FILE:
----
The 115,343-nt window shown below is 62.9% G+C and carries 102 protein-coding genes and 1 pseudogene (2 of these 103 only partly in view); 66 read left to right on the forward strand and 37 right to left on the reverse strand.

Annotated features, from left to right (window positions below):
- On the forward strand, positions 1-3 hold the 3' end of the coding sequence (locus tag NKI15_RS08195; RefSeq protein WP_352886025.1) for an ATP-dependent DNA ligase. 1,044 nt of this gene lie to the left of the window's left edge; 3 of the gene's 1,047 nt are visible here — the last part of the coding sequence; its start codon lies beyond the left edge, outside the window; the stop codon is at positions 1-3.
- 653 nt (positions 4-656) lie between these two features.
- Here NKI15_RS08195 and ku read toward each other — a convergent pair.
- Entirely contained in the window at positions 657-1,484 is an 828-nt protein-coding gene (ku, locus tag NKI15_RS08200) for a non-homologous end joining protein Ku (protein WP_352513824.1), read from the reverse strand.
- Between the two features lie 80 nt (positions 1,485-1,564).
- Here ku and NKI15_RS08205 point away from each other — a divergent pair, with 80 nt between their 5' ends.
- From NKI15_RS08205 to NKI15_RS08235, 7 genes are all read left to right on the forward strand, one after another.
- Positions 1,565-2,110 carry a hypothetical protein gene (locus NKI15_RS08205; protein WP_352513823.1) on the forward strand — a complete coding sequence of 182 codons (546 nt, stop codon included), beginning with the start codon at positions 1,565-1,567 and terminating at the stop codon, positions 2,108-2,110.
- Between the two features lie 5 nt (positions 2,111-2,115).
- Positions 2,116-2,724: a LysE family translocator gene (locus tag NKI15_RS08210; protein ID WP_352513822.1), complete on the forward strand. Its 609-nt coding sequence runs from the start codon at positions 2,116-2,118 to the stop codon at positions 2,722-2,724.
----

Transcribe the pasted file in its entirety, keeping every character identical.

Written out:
The 115,343-nt window shown below is 62.9% G+C and carries 102 protein-coding genes and 1 pseudogene (2 of these 103 only partly in view); 66 read left to right on the forward strand and 37 right to left on the reverse strand.

Annotated features, from left to right (window positions below):
- On the forward strand, positions 1-3 hold the 3' end of the coding sequence (locus tag NKI15_RS08195; RefSeq protein WP_352886025.1) for an ATP-dependent DNA ligase. 1,044 nt of this gene lie to the left of the window's left edge; 3 of the gene's 1,047 nt are visible here — the last part of the coding sequence; its start codon lies beyond the left edge, outside the window; the stop codon is at positions 1-3.
- 653 nt (positions 4-656) lie between these two features.
- Here NKI15_RS08195 and ku read toward each other — a convergent pair.
- Entirely contained in the window at positions 657-1,484 is an 828-nt protein-coding gene (ku, locus tag NKI15_RS08200) for a non-homologous end joining protein Ku (protein WP_352513824.1), read from the reverse strand.
- Between the two features lie 80 nt (positions 1,485-1,564).
- Here ku and NKI15_RS08205 point away from each other — a divergent pair, with 80 nt between their 5' ends.
- From NKI15_RS08205 to NKI15_RS08235, 7 genes are all read left to right on the forward strand, one after another.
- Positions 1,565-2,110 carry a hypothetical protein gene (locus NKI15_RS08205; protein WP_352513823.1) on the forward strand — a complete coding sequence of 182 codons (546 nt, stop codon included), beginning with the start codon at positions 1,565-1,567 and terminating at the stop codon, positions 2,108-2,110.
- Between the two features lie 5 nt (positions 2,111-2,115).
- Positions 2,116-2,724: a LysE family translocator gene (locus tag NKI15_RS08210; protein ID WP_352513822.1), complete on the forward strand. Its 609-nt coding sequence runs from the start codon at positions 2,116-2,118 to the stop codon at positions 2,722-2,724.